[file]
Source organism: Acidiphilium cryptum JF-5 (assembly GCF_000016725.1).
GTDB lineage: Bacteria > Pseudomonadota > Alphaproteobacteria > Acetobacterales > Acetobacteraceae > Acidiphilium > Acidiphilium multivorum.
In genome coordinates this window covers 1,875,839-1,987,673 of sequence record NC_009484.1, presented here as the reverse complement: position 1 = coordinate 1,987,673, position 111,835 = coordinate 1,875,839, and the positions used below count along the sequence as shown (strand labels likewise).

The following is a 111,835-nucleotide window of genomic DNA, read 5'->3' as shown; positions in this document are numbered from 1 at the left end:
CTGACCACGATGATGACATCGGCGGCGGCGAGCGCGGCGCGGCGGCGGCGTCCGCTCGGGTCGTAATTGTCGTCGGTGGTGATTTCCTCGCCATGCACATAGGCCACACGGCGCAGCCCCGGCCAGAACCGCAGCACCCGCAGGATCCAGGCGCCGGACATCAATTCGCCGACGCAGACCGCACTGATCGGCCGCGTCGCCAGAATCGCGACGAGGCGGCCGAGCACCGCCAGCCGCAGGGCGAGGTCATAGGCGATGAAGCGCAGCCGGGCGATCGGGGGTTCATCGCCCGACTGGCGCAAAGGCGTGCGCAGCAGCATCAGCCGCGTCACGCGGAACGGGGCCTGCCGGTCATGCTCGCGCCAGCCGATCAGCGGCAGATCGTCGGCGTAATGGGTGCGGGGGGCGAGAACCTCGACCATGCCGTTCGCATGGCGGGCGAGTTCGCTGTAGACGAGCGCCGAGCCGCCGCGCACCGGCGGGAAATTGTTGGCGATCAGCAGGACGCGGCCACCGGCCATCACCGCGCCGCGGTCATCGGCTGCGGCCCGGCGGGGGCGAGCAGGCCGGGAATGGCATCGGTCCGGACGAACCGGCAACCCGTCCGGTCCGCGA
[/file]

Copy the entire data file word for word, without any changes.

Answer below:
Source organism: Acidiphilium cryptum JF-5 (assembly GCF_000016725.1).
GTDB lineage: Bacteria > Pseudomonadota > Alphaproteobacteria > Acetobacterales > Acetobacteraceae > Acidiphilium > Acidiphilium multivorum.
In genome coordinates this window covers 1,875,839-1,987,673 of sequence record NC_009484.1, presented here as the reverse complement: position 1 = coordinate 1,987,673, position 111,835 = coordinate 1,875,839, and the positions used below count along the sequence as shown (strand labels likewise).

The following is a 111,835-nucleotide window of genomic DNA, read 5'->3' as shown; positions in this document are numbered from 1 at the left end:
CTGACCACGATGATGACATCGGCGGCGGCGAGCGCGGCGCGGCGGCGGCGTCCGCTCGGGTCGTAATTGTCGTCGGTGGTGATTTCCTCGCCATGCACATAGGCCACACGGCGCAGCCCCGGCCAGAACCGCAGCACCCGCAGGATCCAGGCGCCGGACATCAATTCGCCGACGCAGACCGCACTGATCGGCCGCGTCGCCAGAATCGCGACGAGGCGGCCGAGCACCGCCAGCCGCAGGGCGAGGTCATAGGCGATGAAGCGCAGCCGGGCGATCGGGGGTTCATCGCCCGACTGGCGCAAAGGCGTGCGCAGCAGCATCAGCCGCGTCACGCGGAACGGGGCCTGCCGGTCATGCTCGCGCCAGCCGATCAGCGGCAGATCGTCGGCGTAATGGGTGCGGGGGGCGAGAACCTCGACCATGCCGTTCGCATGGCGGGCGAGTTCGCTGTAGACGAGCGCCGAGCCGCCGCGCACCGGCGGGAAATTGTTGGCGATCAGCAGGACGCGGCCACCGGCCATCACCGCGCCGCGGTCATCGGCTGCGGCCCGGCGGGGGCGAGCAGGCCGGGAATGGCATCGGTCCGGACGAACCGGCAACCCGTCCGGTCCGCGA